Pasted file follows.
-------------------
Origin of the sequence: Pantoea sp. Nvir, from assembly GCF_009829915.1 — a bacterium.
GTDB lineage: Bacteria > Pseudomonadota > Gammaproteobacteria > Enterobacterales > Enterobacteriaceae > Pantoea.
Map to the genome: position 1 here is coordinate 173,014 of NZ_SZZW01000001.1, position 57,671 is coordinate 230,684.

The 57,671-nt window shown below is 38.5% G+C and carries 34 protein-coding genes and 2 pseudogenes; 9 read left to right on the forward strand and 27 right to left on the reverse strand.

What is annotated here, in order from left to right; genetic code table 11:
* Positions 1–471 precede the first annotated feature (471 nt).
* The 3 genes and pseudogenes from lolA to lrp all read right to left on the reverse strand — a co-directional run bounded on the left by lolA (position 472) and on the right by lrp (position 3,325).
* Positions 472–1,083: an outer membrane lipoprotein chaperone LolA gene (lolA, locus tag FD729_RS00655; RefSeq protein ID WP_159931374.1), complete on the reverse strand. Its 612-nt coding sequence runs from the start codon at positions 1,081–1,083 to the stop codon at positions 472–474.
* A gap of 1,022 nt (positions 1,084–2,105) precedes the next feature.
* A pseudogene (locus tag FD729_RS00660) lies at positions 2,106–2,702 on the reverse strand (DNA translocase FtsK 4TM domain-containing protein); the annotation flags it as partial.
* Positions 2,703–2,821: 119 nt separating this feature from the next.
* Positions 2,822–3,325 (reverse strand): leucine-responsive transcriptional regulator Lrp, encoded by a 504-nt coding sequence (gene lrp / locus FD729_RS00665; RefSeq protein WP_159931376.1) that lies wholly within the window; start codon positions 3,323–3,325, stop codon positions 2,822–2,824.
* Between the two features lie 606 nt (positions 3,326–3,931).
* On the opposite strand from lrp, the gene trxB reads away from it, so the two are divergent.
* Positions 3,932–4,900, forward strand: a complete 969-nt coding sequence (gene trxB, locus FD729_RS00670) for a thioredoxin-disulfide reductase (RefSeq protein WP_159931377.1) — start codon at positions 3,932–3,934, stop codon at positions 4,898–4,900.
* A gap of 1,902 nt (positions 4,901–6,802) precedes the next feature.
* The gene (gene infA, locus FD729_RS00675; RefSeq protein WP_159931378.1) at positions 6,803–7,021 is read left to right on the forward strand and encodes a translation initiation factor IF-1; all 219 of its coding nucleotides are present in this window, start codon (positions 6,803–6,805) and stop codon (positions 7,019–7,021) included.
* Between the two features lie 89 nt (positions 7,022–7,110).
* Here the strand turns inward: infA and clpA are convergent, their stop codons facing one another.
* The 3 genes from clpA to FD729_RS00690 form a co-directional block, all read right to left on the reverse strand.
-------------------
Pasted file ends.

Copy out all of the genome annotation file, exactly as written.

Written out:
Origin of the sequence: Pantoea sp. Nvir, from assembly GCF_009829915.1 — a bacterium.
GTDB lineage: Bacteria > Pseudomonadota > Gammaproteobacteria > Enterobacterales > Enterobacteriaceae > Pantoea.
Map to the genome: position 1 here is coordinate 173,014 of NZ_SZZW01000001.1, position 57,671 is coordinate 230,684.

The 57,671-nt window shown below is 38.5% G+C and carries 34 protein-coding genes and 2 pseudogenes; 9 read left to right on the forward strand and 27 right to left on the reverse strand.

What is annotated here, in order from left to right; genetic code table 11:
* Positions 1–471 precede the first annotated feature (471 nt).
* The 3 genes and pseudogenes from lolA to lrp all read right to left on the reverse strand — a co-directional run bounded on the left by lolA (position 472) and on the right by lrp (position 3,325).
* Positions 472–1,083: an outer membrane lipoprotein chaperone LolA gene (lolA, locus tag FD729_RS00655; RefSeq protein ID WP_159931374.1), complete on the reverse strand. Its 612-nt coding sequence runs from the start codon at positions 1,081–1,083 to the stop codon at positions 472–474.
* A gap of 1,022 nt (positions 1,084–2,105) precedes the next feature.
* A pseudogene (locus tag FD729_RS00660) lies at positions 2,106–2,702 on the reverse strand (DNA translocase FtsK 4TM domain-containing protein); the annotation flags it as partial.
* Positions 2,703–2,821: 119 nt separating this feature from the next.
* Positions 2,822–3,325 (reverse strand): leucine-responsive transcriptional regulator Lrp, encoded by a 504-nt coding sequence (gene lrp / locus FD729_RS00665; RefSeq protein WP_159931376.1) that lies wholly within the window; start codon positions 3,323–3,325, stop codon positions 2,822–2,824.
* Between the two features lie 606 nt (positions 3,326–3,931).
* On the opposite strand from lrp, the gene trxB reads away from it, so the two are divergent.
* Positions 3,932–4,900, forward strand: a complete 969-nt coding sequence (gene trxB, locus FD729_RS00670) for a thioredoxin-disulfide reductase (RefSeq protein WP_159931377.1) — start codon at positions 3,932–3,934, stop codon at positions 4,898–4,900.
* A gap of 1,902 nt (positions 4,901–6,802) precedes the next feature.
* The gene (gene infA, locus FD729_RS00675; RefSeq protein WP_159931378.1) at positions 6,803–7,021 is read left to right on the forward strand and encodes a translation initiation factor IF-1; all 219 of its coding nucleotides are present in this window, start codon (positions 6,803–6,805) and stop codon (positions 7,019–7,021) included.
* Between the two features lie 89 nt (positions 7,022–7,110).
* Here the strand turns inward: infA and clpA are convergent, their stop codons facing one another.
* The 3 genes from clpA to FD729_RS00690 form a co-directional block, all read right to left on the reverse strand.